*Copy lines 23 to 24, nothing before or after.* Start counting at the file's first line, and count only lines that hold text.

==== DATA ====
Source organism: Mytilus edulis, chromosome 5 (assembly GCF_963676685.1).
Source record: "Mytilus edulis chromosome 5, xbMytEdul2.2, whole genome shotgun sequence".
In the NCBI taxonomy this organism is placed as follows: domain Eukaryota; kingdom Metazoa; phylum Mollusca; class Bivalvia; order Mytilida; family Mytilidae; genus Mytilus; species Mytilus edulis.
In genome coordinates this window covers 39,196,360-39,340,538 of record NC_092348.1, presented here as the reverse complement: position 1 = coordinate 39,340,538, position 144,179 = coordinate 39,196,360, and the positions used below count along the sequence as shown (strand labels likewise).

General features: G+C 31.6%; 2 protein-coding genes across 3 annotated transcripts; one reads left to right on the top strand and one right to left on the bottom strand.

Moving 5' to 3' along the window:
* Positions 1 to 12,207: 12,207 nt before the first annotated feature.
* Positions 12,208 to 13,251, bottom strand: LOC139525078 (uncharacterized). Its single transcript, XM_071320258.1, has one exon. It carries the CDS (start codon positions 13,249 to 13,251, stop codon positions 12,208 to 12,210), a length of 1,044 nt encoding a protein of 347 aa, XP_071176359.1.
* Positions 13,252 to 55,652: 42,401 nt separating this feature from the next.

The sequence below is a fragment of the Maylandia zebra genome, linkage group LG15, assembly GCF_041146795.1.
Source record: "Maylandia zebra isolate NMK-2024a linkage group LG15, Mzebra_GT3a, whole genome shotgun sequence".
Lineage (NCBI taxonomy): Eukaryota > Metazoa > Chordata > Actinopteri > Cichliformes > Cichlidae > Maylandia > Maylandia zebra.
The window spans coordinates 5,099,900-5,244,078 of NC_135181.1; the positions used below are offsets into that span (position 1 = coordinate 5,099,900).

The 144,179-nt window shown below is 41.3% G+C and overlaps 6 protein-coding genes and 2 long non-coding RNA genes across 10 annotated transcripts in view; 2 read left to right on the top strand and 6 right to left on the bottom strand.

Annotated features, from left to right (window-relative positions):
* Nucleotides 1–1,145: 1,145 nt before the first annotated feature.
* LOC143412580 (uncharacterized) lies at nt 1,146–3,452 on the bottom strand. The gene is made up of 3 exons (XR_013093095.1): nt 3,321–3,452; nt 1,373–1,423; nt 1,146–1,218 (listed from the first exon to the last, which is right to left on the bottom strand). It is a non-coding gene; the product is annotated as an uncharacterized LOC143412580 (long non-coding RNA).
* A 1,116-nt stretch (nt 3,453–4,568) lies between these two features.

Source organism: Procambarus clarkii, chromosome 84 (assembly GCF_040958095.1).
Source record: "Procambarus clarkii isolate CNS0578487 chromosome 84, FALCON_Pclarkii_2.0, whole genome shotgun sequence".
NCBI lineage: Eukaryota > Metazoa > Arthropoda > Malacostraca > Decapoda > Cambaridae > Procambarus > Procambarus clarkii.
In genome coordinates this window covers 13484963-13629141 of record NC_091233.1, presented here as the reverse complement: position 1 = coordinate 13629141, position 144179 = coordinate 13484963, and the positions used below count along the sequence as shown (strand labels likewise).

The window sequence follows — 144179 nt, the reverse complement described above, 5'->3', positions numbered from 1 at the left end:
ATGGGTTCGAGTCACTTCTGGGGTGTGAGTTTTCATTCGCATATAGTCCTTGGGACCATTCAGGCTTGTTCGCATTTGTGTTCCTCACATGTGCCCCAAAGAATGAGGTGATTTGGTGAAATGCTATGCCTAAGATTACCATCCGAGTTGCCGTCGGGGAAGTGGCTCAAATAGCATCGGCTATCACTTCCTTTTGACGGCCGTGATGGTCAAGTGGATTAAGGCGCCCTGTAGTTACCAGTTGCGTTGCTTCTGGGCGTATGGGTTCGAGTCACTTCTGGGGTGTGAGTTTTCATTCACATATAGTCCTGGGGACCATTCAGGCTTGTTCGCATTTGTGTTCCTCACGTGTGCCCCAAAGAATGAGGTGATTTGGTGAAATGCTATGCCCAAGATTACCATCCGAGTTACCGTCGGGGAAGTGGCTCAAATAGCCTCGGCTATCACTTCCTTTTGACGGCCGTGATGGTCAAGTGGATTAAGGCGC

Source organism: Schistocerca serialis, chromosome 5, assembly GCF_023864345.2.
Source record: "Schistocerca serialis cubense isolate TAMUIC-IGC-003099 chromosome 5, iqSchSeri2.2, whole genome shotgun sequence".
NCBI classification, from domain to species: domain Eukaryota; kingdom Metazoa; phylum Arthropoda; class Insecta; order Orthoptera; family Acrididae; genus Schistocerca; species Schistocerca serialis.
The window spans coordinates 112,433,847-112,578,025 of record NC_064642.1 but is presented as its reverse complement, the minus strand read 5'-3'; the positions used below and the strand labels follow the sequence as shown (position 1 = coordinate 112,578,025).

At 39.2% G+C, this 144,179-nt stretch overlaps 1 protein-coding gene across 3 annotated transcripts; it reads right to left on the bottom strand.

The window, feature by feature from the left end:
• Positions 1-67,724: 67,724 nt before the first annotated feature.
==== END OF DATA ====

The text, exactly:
The window sequence follows — 144179 nt, the reverse complement described above, 5'->3', positions numbered from 1 at the left end:
ATGGGTTCGAGTCACTTCTGGGGTGTGAGTTTTCATTCGCATATAGTCCTTGGGACCATTCAGGCTTGTTCGCATTTGTGTTCCTCACATGTGCCCCAAAGAATGAGGTGATTTGGTGAAATGCTATGCCTAAGATTACCATCCGAGTTGCCGTCGGGGAAGTGGCTCAAATAGCATCGGCTATCACTTCCTTTTGACGGCCGTGATGGTCAAGTGGATTAAGGCGCCCTGTAGTTACCAGTTGCGTTGCTTCTGGGCGTATGGGTTCGAGTCACTTCTGGGGTGTGAGTTTTCATTCACATATAGTCCTGGGGACCATTCAGGCTTGTTCGCATTTGTGTTCCTCACGTGTGCCCCAAAGAATGAGGTGATTTGGTGAAATGCTATGCCCAAGATTACCATCCGAGTTACCGTCGGGGAAGTGGCTCAAATAGCCTCGGCTATCACTTCCTTTTGACGGCCGTGATGGTCAAGTGGATTAAGGCGC